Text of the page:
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Providing patients with effective custom orthotics is fundamental to the practice of podiatry. However, many patients attempt to manage their biomechanical deficiencies on their own using prefabricated orthotics, and choose not to acquire custom orthotics. While their decisions may not yield optimal results, patients do have choices.
Reasons patients may choose to avoid custom orthotics from podiatrists include:
If patients reject custom orthotics, it’s likely they will try to find prefabricated orthotics, with or without the help of their podiatrist. So an obvious question is: Should podiatrists offer prefabricated orthotics?
This blog discusses common reasons for dispensing prefabricated orthotics, as well as common concerns expressed by podiatrists about how prefabricated orthotics may negatively impact their practices.
1. Mild to moderate foot conditions: Prefabricated orthotics are often adequate to manage common cases of plantar fasciitis, overpronation, metatarsalgia, neuroma pain, and fat pad atrophy. For patients with mild to moderate symptoms, off-the-shelf solutions may be a sufficient and convenient option to alleviate discomfort.
2. Immediate Availability: Patients in pain want immediate relief. The typical turnaround time for custom orthotics is about 2 weeks (and sometimes longer). Many patients cannot wait that long for at least some relief and will want to leave your office with at least a temporary solution. So even if the plan for the patient is to receive custom orthotics to address their long-term needs, providing prefabricated orthotics that they can wear immediately may improve the care and service that you’re providing.
3. Affordability / No Insurance Coverage: Medicare and many other insurances provide inadequate or zero coverage for most custom foot orthotics. Providing expert guidance and offering professional quality prefabricated orthotics can be an effective backup plan for patients with budget constraints, that helps them find suitable prefabricated solutions and also keeps them coming back to your practice.
4. Keep the revenue in your practice: If the only orthotic option that you offer is custom orthotics, and some patients choose to not go that direction, then you may be letting revenue walk out of your practice.
5. Patient Buy-in: By definition, prefabricated orthotics will not fit the same as a custom orthotics. For some patients prefabricated orthotics may be sufficient, but not for others. So if you explain to your patients that they can purchase a pair of prefabricated orthotics from you – that might be a more convenient and less expensive option… then if they don’t find the relief they need, they may be more receptive to custom devices.
You might also consider crediting the cost of the prefabricated device towards the cost of a custom device. This approach may help overcome patients’ concerns about wasting money on prefabricated orthotics that don’t work for them, and also help them accept the cost of custom orthotics if that’s what they need.
6. Multiple pairs of shoes: When patients forget to transfer custom orthotics to the shoes they’re wearing on any given day, it can be a painful or even disabling experience. If their day involves significant periods of standing or walking, going without orthotics can limit their ability to work and function properly.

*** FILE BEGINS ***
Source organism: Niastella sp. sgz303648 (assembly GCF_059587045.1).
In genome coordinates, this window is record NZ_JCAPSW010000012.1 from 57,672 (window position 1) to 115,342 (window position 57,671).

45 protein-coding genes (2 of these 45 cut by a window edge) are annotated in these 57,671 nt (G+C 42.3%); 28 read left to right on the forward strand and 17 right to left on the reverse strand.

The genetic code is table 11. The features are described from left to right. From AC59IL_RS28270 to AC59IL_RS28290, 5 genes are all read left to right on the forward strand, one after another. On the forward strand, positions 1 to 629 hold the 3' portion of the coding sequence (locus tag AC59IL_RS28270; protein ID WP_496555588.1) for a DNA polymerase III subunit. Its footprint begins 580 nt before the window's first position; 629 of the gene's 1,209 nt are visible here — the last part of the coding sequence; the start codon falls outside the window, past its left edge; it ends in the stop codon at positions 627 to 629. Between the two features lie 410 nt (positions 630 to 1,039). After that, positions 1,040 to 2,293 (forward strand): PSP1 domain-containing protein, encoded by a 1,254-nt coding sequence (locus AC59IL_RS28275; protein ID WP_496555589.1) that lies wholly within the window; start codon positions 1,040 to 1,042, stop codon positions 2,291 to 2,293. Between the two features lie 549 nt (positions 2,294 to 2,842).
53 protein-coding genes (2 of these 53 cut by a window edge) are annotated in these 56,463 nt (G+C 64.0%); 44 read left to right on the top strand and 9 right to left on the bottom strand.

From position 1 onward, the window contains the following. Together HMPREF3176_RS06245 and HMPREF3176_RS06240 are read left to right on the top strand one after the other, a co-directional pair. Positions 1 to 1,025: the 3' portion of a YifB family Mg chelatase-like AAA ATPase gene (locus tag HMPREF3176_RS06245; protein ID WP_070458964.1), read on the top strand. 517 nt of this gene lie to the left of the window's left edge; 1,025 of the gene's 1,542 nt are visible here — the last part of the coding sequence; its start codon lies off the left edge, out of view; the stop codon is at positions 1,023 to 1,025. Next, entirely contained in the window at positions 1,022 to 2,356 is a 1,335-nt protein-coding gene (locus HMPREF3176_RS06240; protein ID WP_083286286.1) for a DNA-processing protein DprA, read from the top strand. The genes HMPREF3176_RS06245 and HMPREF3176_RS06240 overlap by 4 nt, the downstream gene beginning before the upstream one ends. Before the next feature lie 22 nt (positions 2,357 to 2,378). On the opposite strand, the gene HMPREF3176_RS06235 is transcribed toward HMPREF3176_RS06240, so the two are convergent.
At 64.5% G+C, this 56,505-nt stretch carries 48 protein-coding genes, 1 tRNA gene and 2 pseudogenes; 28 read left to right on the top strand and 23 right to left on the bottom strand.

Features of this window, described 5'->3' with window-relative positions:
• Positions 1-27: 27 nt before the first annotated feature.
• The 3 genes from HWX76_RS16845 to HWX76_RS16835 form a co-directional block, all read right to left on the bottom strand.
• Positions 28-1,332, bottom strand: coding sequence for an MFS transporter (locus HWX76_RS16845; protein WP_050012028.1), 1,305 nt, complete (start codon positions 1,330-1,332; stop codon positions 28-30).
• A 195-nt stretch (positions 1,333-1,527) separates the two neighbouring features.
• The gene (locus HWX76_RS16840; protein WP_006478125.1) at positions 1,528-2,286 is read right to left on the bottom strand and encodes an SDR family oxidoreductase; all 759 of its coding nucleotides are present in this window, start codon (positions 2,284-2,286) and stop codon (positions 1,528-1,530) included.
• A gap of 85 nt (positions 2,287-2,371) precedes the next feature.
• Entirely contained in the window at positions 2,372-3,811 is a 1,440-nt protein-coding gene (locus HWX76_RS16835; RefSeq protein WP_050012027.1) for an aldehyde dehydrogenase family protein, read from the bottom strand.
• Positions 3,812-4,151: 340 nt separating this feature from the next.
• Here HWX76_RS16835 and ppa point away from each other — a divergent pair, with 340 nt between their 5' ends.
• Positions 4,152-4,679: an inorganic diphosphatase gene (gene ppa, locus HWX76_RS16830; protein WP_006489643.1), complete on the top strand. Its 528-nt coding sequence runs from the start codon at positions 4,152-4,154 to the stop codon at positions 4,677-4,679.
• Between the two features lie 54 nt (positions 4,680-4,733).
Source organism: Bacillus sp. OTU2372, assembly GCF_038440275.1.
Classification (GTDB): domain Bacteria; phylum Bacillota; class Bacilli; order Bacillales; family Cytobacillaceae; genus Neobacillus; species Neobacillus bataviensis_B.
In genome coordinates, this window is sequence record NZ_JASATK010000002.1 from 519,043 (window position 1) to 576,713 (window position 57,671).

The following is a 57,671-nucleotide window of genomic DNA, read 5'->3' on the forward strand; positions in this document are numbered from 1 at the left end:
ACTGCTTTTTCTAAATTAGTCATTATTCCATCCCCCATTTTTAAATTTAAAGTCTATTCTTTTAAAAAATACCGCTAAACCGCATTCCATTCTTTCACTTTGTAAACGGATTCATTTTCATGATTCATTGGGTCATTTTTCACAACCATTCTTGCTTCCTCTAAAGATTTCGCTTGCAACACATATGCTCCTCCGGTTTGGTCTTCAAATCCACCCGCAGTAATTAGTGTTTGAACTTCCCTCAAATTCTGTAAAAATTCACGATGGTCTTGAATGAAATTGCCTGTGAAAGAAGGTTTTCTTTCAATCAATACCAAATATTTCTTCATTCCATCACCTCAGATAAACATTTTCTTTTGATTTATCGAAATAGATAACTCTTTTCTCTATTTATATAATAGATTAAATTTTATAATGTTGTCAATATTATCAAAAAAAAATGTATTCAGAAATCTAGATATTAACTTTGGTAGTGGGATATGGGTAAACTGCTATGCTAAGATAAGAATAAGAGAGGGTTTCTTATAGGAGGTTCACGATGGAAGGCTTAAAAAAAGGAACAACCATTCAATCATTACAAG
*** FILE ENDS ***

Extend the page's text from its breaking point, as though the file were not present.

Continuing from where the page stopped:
Considering the cost, many patients are unable to purchase multiple pairs of custom orthotics to put in all their shoes. So even for patients that strongly prefer custom orthotics, it may be worthwhile for them to have at least a few pairs of far less expensive prefabricated orthotics to leave in their less frequently worn shoes, to avoid the risk of spending long hours on their feet without having any orthotic support at all.
1. Why offer inferior devices? Prefabricated orthotics will not perform as well as custom orthotics.
2. Generic care: Patients come to me for expert guidance and professional grade custom products. Providing lesser quality prefabricated orthotics that can be bought online or from shoe stores is a substandard approach that degrades the quality of care offered by my practice.
3. Inadequate Revenue: Prefabricated orthotics are difficult to offer from a financial perspective, and custom devices are simply better. It just doesn’t make sense to bother with prefabricated orthotics.
4. Price Competition: Patients will check online prices and may opt to purchase future pairs of prefabricated orthotics from other sources, eliminating the revenue stream for my practice.
5. Upfront and ongoing investment: Acquiring and maintaining inventory involves costs, including the upfront acquisition cost, storage space, plus the time involved with monitoring and replenishing inventory as needed.
6. Dead inventory: Getting stuck with prefabricated orthotics that don’t sell.
Making "perfect the enemy of good"?
Suppose your patient refuses custom orthotics, but they agree to purchase appropriate prefabricated orthotics from you that improve their situation; presumably that would be a positive result?
Your patients come to you seeking solutions to their foot issues. By offering clinical skill, expert advice, and a full array of custom and prefabricated support devices, you may find that your patients appreciate that they can come to you and select from appropriate options that best meet their needs.
Saluber prefabricated orthotics can be a valuable tool to address your patient's needs, increase revenue, and create repeat clients. Click the button below to schedule a call on how to bring Saluber products into your practice!